Yahya Khan decreed the end of the One Unit system in West Pakistan, thereby restoring the four provinces of Sindh, Punjab, Baluchistan and North-West Frontier Province (today’s Khyber-Pakhtunkhwa) to their old, historical forms. He allocated seats in the future national assembly on the basis of population in the federating units of Pakistan. He put in place a Legal Framework Order relating to the elections and the framing of a new constitution for the country. Restrictions on political activities were lifted on 1 January 1970, with general elections set for October of the year, which date was subsequently shifted to December owing to the devastating floods in East Pakistan.
The rest is, of course, a litany of everything which Yahya Khan pushed into going wrong. Already a tenuous state because of the inherent weaknesses of its foundations, Pakistan went through severe convulsions under Yahya following the elections. His refusal to honour the results of the elections, his initiation of genocide in what had by then been transformed to Bangladesh, the arrest of Bangabandhu Sheikh Mujibur Rahman and his farce of a trial by the regime, his launch of a war against India were soon to push him to the ropes. He presided over the break-up of Pakistan and was forced from office on 20 December 1971 in humiliation. Placed under house arrest by President Z.A. Bhutto, he was freed from it when General Ziaul Haq seized Pakistan in July 1977. He died in August 1980.
Our third dictator, General Hussein Muhammad Ershad, began to acquaint Bengalis with his political ambitions in a not so subtle way when he began speaking publicly of the need for a national security council soon after the presidential election of November 1981 that elevated Justice Abdus Sattar to the top job in the country. Clear signs began to emerge of Ershad’s growing insubordination to the President, leading to a bad climax on 24 March 1982 when he mounted a coup against Sattar. It was an unprovoked coup given that an elected President and an elected parliament were in place. Illegitimacy was back in politics.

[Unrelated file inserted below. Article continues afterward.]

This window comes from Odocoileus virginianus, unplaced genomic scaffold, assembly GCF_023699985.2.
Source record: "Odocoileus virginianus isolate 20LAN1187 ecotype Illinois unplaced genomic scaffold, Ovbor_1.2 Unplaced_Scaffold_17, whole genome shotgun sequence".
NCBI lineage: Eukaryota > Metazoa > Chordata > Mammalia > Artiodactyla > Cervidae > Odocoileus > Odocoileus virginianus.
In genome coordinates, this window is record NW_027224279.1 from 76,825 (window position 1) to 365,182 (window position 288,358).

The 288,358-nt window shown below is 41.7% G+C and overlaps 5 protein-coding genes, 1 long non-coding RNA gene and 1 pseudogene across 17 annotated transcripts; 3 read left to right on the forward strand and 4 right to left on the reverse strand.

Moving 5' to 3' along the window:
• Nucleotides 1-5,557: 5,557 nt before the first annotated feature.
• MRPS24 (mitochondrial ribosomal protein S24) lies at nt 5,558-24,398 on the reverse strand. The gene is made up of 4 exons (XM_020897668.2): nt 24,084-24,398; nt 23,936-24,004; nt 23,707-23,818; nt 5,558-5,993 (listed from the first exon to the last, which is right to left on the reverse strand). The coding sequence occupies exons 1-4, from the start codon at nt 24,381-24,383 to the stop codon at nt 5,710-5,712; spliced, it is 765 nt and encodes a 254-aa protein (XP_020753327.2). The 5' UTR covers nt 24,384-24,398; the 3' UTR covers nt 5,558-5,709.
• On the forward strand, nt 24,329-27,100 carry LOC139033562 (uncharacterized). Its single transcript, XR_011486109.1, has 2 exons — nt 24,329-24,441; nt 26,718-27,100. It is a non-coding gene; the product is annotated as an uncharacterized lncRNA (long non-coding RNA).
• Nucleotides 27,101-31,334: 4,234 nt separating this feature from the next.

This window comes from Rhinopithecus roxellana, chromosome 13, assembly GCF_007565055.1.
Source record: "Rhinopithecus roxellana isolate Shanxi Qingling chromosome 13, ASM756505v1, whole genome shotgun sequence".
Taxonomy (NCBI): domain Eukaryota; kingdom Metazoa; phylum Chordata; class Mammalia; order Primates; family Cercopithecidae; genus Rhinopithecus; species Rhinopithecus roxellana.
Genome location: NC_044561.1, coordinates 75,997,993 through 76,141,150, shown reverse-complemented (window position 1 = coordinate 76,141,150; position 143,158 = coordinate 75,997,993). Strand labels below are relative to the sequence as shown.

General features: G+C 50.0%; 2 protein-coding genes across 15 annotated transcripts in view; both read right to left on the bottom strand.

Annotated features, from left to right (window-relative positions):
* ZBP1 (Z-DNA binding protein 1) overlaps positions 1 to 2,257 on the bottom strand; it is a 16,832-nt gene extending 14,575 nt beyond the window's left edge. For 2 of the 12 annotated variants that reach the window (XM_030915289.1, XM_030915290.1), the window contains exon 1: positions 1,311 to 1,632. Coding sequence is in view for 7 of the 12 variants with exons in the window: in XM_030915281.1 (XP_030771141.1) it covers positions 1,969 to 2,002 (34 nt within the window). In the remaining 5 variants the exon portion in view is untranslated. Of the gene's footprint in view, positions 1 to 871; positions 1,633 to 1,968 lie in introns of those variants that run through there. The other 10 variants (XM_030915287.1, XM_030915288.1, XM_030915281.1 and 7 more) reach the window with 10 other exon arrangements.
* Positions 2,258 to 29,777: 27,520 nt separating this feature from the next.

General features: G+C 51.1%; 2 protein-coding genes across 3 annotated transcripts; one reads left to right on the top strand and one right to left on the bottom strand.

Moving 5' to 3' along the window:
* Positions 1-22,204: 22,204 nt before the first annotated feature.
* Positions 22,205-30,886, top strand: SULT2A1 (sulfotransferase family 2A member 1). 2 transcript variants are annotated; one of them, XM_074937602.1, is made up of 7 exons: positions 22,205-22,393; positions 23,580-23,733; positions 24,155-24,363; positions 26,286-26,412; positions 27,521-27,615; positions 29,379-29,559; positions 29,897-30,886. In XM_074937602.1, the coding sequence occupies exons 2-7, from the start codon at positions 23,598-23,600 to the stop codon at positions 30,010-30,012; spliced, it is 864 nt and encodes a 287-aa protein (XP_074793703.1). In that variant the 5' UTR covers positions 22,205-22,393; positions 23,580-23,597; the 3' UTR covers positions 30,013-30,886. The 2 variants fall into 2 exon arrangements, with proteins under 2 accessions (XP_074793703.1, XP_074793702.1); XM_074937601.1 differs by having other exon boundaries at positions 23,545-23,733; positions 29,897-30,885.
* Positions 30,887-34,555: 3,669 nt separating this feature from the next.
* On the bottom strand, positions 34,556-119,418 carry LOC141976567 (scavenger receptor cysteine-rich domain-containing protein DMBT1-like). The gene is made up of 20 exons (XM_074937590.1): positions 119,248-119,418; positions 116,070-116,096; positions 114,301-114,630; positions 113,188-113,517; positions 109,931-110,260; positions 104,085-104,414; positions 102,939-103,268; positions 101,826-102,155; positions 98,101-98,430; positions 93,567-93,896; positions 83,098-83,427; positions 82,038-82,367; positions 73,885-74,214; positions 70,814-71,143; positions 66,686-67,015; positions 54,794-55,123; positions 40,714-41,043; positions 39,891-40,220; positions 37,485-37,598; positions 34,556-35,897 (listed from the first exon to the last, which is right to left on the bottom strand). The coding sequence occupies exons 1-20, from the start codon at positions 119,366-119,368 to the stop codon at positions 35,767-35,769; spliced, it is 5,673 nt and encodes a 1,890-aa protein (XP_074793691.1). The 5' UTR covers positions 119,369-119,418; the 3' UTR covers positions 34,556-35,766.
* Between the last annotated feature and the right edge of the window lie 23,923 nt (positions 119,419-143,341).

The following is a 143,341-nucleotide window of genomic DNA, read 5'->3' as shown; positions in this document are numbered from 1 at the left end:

General Ershad ruled for nearly nine years. In the manner of Ayub Khan, who formed the Convention Muslim League; in the manner of Ziaur Rahman, who cobbled the Bangladesh Nationalist Party into shape, Ershad gave form to the Jatiyo Party. He called fraudulent elections in 1986, tried breaking up the High Court into several segments, permitted Bangabandhu’s assassins to form a political party, pushed the country further into communal politics and, again like Ayub and Zia, seduced a number of prominent politicians into ditching principles and linking up with him.
If on 25 March 1969 it was a mass upsurge which compelled Ayub Khan to quit power, on 6 December 1990 it was a similar popular movement which drove Ershad from office.
Ayub Khan was never to return to public life after March 1969. Yahya Khan lived in disgrace after December 1971. In contrast, Hussein Muhammad Ershad survived and has gone on playing a role in Bangladesh’s politics, to the consternation of citizens.
And yet the truth must not be looked away from.
27 October 1958, 25 March 1969 and 24 March 1982 are dark episodes in the recent history of our part of the world.
These were days which spawned dictators, in the way 5 July 1977 and 12 October 1999 gave people Ziaul Haq and Pervez Musharraf in Pakistan; in the way 7 November 1975 pushed Bangladesh into terror when Ziaur Rahman commandeered the state.
Syed Badrul Ahsan is the editor in charge at the Asian Age.